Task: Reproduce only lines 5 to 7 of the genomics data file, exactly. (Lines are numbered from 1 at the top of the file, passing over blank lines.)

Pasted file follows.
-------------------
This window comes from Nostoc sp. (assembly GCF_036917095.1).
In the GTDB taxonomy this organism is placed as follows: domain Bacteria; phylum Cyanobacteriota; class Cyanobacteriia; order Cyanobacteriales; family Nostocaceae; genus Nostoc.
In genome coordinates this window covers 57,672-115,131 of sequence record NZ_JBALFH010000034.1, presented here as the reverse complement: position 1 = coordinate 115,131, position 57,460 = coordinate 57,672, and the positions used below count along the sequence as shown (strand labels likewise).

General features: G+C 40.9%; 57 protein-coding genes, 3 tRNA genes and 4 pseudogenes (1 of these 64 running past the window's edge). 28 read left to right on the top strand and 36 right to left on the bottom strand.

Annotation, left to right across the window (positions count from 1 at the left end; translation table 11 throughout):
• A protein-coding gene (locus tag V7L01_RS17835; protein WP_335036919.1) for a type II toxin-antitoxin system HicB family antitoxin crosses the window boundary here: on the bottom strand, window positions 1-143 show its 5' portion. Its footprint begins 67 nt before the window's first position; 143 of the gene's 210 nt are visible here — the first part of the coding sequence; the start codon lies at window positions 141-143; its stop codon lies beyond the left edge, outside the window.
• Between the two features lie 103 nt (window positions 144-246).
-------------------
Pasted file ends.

Annotation, left to right across the window (positions count from 1 at the left end; translation table 11 throughout):
• A protein-coding gene (locus tag V7L01_RS17835; protein WP_335036919.1) for a type II toxin-antitoxin system HicB family antitoxin crosses the window boundary here: on the bottom strand, window positions 1-143 show its 5' portion. Its footprint begins 67 nt before the window's first position; 143 of the gene's 210 nt are visible here — the first part of the coding sequence; the start codon lies at window positions 141-143; its stop codon lies beyond the left edge, outside the window.
• Between the two features lie 103 nt (window positions 144-246).